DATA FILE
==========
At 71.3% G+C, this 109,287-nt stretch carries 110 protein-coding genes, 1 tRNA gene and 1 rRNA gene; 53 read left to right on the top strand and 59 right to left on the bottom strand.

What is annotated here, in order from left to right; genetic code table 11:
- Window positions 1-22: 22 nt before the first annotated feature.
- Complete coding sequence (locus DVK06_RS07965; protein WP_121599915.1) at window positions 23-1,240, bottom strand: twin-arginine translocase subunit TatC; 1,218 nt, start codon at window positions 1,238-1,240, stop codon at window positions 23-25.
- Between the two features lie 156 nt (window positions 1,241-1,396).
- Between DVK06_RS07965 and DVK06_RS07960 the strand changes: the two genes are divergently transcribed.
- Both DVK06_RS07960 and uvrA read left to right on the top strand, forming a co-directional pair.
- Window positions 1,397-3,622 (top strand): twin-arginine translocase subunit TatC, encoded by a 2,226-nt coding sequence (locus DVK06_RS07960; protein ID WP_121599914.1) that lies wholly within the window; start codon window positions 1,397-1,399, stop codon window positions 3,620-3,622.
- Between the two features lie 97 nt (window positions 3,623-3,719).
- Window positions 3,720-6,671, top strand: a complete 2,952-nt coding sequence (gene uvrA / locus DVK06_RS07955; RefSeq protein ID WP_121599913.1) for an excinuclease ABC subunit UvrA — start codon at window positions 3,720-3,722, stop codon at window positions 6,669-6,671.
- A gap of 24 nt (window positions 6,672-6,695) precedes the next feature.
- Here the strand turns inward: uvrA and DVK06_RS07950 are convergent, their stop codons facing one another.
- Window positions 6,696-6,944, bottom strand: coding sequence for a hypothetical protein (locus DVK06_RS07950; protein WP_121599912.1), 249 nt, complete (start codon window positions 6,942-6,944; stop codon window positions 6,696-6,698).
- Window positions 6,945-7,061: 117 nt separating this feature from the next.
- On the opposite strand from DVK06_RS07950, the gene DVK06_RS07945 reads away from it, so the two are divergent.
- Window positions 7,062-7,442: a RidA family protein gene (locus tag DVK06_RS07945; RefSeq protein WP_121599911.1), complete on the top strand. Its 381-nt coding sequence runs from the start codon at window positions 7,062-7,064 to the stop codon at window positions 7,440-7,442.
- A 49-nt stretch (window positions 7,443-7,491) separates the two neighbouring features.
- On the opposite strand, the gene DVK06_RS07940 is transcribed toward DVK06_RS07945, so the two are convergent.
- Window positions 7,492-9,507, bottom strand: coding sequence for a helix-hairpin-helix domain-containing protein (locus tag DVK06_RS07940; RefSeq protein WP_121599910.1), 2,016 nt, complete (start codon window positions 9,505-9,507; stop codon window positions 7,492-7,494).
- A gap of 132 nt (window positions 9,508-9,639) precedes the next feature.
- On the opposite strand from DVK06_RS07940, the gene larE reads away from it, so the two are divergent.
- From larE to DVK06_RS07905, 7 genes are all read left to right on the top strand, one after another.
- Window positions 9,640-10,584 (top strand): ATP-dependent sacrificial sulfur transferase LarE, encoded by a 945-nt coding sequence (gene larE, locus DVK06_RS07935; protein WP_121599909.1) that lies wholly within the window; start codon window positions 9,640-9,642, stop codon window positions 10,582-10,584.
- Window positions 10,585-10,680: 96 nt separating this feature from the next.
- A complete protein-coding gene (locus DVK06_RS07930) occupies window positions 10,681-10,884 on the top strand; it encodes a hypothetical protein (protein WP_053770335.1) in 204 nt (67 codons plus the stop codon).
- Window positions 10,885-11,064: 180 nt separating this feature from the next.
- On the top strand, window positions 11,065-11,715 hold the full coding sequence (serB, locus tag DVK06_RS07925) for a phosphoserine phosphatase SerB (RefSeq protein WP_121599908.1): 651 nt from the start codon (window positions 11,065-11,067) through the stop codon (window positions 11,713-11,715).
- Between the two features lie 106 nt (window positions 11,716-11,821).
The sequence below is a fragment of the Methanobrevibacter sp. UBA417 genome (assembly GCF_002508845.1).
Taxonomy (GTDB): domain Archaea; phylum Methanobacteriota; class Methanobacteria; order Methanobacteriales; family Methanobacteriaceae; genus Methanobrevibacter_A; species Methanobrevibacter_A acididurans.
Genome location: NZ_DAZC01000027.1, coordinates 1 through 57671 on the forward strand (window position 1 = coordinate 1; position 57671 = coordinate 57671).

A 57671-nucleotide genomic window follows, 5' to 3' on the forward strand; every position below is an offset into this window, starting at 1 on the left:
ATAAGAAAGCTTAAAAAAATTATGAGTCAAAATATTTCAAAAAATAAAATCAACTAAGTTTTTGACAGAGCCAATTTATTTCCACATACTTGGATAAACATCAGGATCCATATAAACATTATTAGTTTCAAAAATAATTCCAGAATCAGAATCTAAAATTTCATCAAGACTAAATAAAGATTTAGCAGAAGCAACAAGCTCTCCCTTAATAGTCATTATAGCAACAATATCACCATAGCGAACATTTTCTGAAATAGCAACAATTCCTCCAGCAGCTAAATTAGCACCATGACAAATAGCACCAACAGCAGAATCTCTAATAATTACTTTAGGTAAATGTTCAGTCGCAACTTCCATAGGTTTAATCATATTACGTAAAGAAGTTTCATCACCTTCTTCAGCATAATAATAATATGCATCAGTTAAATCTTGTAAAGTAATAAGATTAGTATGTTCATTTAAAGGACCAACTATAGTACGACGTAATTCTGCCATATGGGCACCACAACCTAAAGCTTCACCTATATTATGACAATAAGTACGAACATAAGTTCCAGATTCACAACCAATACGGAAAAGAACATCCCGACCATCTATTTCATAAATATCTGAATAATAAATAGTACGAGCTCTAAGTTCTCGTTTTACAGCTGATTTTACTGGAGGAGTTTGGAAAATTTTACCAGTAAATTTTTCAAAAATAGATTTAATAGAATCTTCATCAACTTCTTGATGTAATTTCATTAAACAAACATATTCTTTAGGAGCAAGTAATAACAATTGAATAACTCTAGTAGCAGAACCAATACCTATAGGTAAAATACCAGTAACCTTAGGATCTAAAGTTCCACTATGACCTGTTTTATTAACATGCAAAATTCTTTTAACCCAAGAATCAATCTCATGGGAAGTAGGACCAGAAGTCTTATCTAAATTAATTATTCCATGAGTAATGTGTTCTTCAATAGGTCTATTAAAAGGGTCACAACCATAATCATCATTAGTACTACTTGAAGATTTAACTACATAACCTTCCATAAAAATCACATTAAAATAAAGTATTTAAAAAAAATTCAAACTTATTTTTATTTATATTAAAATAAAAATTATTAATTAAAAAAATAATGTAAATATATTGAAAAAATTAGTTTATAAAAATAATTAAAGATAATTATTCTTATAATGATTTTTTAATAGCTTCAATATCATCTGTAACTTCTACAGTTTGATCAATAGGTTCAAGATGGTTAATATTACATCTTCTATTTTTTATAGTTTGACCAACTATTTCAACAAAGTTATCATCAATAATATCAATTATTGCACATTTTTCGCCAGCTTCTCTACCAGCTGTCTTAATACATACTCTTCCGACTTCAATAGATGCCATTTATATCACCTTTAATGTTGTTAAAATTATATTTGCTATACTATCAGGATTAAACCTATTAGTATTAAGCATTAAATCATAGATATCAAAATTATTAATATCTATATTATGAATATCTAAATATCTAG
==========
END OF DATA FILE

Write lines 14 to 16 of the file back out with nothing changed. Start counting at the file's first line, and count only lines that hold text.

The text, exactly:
- Window positions 6,945-7,061: 117 nt separating this feature from the next.
- On the opposite strand from DVK06_RS07950, the gene DVK06_RS07945 reads away from it, so the two are divergent.
- Window positions 7,062-7,442: a RidA family protein gene (locus tag DVK06_RS07945; RefSeq protein WP_121599911.1), complete on the top strand. Its 381-nt coding sequence runs from the start codon at window positions 7,062-7,064 to the stop codon at window positions 7,440-7,442.